In the womb, Baby is moving to the rhythm of his mama’s heartbeat, is comforted and amused by the songs sung by partner or siblings, and is rocked to sleep by the movements of daily life. This dance doesn’t have to stop when the baby is born. There is something special about dancing with your baby that promotes attachment and joy, and provides a special way to connect that can last a lifetime.
Amber and Meeshi Anjali, a Denver, Colorado (USA)-area couple who met at a swing dance event, decided to make dance a part of their lives, even as their family grew with the birth of their son, Aemon Koa. With Amber’s background in yoga and pregnancy/postnatal support, and Meeshi’s passion for multicultural movement and family dance, the couple came together to create GroovaRoo, offering prenatal and babywearing dance classes to “cultivate connection from conception.”
“When our babies are in utero, they are experiencing their birth parent's rhythms, heart beat, hearing their voice, and feeling close and secure,” explains Amber Anjali, co-founder of GroovaRoo Dance. “After they are born, we can continue to create this safe environment by keeping them close, moving together, connecting heart to heart, making eye contact, and singing to them.”
Dancing with your baby in a carrier, once they have developed sufficient neck control, can open up a whole new world of fun, fitness, and connection for both parent and child.
“We encourage caregivers to utilize a two-shoulder ergonomic carrier, where the baby is facing in, heart-to-heart to their caregiver,” Meeshi and Amber agree. “Every caregiver and child has a different body shape, so we encourage parents to try on different carriers to see what works best for them.”
Babywearing dance is not only for moms: It can foster connection and joy for co-parents, grandparents, aunts and uncles, and anyone who has a close relationship with the baby.
“For fathers specifically, it is a unique opportunity to connect with their baby,” Meeshi and Amber explain. “Oftentimes, fathers feel separate from their baby, because they cannot meet their needs by breastfeeding. There is a term in China called ‘milk dads,’ which refers to a father providing emotional nourishment to their baby through physical proximity, and it has just as much of a positive impact and connection as breastfeeding.”
They go on to say: “When we first started our classes, a news organization in China wrote a story about GroovaRoo about a dads’ class that we taught and called the dads in the class ‘milk dads,’ because they were fostering such a close bond with their babies.”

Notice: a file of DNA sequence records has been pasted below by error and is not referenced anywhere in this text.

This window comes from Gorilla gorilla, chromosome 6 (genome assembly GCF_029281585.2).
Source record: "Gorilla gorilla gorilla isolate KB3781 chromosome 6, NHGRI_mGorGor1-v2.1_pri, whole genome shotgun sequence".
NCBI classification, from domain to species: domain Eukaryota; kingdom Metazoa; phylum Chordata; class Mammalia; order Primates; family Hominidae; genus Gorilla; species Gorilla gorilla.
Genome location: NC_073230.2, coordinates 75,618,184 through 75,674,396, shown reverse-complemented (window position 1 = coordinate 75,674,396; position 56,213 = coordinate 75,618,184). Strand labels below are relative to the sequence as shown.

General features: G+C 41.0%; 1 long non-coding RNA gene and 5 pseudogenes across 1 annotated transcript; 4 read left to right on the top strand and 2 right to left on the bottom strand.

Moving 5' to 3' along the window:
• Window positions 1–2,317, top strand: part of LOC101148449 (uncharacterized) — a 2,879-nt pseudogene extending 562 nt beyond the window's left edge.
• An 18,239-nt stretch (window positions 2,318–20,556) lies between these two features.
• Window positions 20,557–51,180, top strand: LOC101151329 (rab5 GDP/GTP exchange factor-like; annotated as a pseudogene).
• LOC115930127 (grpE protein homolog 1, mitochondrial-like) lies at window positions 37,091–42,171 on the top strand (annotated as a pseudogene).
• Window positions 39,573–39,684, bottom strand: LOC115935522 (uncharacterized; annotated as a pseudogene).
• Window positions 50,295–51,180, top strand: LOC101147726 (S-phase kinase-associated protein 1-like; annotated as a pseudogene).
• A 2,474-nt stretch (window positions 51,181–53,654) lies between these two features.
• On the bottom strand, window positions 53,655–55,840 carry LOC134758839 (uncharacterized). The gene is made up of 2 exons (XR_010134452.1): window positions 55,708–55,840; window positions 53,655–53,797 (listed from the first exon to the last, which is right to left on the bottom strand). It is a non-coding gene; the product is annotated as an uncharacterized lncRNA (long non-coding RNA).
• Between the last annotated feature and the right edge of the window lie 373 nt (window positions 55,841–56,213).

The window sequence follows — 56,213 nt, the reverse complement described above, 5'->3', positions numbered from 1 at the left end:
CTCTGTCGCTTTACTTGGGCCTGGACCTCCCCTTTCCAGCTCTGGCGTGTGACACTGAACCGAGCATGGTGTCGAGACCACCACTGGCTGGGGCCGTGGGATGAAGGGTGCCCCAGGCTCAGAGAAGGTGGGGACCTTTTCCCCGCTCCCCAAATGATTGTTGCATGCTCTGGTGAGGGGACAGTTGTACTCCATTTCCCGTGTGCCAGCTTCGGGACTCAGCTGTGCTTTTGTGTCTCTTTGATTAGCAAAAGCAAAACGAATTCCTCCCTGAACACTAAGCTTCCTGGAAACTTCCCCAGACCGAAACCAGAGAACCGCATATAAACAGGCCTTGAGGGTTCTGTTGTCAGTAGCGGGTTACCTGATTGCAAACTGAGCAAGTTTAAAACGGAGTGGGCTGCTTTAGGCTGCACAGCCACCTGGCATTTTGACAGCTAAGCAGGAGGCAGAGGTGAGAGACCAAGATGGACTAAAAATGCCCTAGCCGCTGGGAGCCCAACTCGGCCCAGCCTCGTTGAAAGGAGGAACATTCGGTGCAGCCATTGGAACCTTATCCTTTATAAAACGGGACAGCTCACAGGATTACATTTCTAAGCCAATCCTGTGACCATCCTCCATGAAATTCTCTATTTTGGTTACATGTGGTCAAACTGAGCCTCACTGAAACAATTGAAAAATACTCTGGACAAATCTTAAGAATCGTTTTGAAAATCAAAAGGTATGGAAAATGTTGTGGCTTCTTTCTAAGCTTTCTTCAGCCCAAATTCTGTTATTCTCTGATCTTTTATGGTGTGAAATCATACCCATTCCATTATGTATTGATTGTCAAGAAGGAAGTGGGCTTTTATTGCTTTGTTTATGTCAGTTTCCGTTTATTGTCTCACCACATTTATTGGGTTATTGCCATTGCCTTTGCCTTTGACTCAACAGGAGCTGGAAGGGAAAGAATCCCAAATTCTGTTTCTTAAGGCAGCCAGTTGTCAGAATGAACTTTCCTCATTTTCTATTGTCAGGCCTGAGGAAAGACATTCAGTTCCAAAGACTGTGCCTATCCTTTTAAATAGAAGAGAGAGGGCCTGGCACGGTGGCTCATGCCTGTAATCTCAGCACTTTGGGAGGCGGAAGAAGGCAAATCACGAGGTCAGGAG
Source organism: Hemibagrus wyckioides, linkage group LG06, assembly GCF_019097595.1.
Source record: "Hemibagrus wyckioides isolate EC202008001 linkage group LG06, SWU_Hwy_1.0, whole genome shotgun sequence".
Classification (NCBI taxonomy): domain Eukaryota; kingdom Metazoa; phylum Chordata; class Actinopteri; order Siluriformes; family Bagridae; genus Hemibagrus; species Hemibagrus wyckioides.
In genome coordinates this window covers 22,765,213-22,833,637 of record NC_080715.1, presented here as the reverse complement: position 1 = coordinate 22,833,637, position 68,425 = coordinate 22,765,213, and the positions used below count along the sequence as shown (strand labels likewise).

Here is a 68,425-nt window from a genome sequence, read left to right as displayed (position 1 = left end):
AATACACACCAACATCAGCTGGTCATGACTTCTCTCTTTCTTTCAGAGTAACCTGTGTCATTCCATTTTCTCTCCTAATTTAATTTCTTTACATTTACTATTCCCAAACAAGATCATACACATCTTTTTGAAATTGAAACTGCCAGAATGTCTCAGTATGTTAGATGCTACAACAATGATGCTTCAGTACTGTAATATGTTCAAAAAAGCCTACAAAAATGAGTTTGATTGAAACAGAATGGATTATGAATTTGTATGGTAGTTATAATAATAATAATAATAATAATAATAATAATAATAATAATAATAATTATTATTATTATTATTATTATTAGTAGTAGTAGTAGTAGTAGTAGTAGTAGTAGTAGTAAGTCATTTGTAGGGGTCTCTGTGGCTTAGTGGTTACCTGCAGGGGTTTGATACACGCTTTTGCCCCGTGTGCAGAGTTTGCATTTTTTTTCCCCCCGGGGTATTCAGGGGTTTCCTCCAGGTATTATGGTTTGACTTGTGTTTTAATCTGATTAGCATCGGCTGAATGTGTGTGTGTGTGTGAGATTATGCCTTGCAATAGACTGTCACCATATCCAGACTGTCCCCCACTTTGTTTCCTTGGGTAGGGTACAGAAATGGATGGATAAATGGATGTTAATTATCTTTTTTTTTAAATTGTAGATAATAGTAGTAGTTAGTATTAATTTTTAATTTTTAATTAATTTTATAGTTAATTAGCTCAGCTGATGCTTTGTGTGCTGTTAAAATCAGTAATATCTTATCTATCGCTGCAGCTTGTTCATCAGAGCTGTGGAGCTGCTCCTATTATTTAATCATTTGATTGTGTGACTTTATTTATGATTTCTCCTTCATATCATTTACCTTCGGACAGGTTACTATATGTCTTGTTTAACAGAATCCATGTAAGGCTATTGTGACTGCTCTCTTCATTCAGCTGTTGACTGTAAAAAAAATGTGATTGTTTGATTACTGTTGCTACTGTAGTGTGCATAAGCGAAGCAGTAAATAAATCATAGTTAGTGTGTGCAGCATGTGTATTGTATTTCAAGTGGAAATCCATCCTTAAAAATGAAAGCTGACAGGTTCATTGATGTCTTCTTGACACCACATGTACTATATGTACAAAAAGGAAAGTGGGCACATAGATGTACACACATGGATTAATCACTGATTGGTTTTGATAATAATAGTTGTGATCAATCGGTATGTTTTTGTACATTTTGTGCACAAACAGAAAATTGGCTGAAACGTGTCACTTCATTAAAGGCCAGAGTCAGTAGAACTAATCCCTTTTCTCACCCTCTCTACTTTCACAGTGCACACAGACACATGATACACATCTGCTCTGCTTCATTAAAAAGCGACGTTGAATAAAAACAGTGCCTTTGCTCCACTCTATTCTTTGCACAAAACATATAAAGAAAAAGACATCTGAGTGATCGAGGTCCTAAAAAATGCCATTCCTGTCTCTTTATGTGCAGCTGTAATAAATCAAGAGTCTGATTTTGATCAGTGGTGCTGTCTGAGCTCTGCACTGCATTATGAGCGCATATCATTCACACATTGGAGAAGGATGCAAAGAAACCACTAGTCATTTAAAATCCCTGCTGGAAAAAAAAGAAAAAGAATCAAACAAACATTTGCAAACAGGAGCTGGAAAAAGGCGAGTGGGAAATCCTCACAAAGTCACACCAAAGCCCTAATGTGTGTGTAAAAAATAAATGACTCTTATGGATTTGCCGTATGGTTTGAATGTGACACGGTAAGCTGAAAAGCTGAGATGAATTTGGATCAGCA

It is never too late to start dancing with your baby, even if they aren’t quite a baby anymore.
“Our hope is to not only encourage connection through dancing, but also to normalize families dancing together,” Amber says. “In our culture, dance is primarily seen as a performance art rather than a communal family activity. For the whole history of humanity until very recently, in cultures all over the world, singing, dancing and playing music has been an integral part of daily village life. Over time as the world became more urbanized, many of us have lost these community practices and dancing has become something that you are more likely to watch than participate in. GroovaRoo, for us, is a way to bring dancing back to the family and share the joy of dance with our children.”
Amber and Meeshi’s commitment to infusing the joy of dance into the lives of families has in turn greatly impacted their own.
“When we started GroovaRoo, we also found out we were pregnant with our son, Aemon, who is now almost 6 years old,” Amber recalls. “We created GroovaRoo, because we wanted to share our love of dance with our child. We were able to bond with him from the beginning through dance and continue to dance together as a family. It is a source of joy, lightness and connection for us all, and we plan to continue to dance as a family throughout his childhood.”
Dancing with your baby can be as simple as holding them and rocking back and forth to your favorite music. Wearing them in a baby carrier or holding them heart-to-heart can deepen your connection as you gaze into each other’s eyes and groove your way to a strong, joyful bond.
Heather Artushin is an American clinical social worker, parent educator, writer, and mama to two sweet boys, ages 4 and 1. With a background as a child and family therapist, motherhood sparked in her a passion for empowering the world's children by inspiring their parents. She is the founder of Southern Parent, where she offers parenting classes, individual support, and helpful articles to equip parents to do their job with passion and insight. Join her in the trenches of nurturing parenting by connecting here. She is also a Certified Attached at the Heart Parent Educator with Nurturings.
Learn more about GroovaRoo here.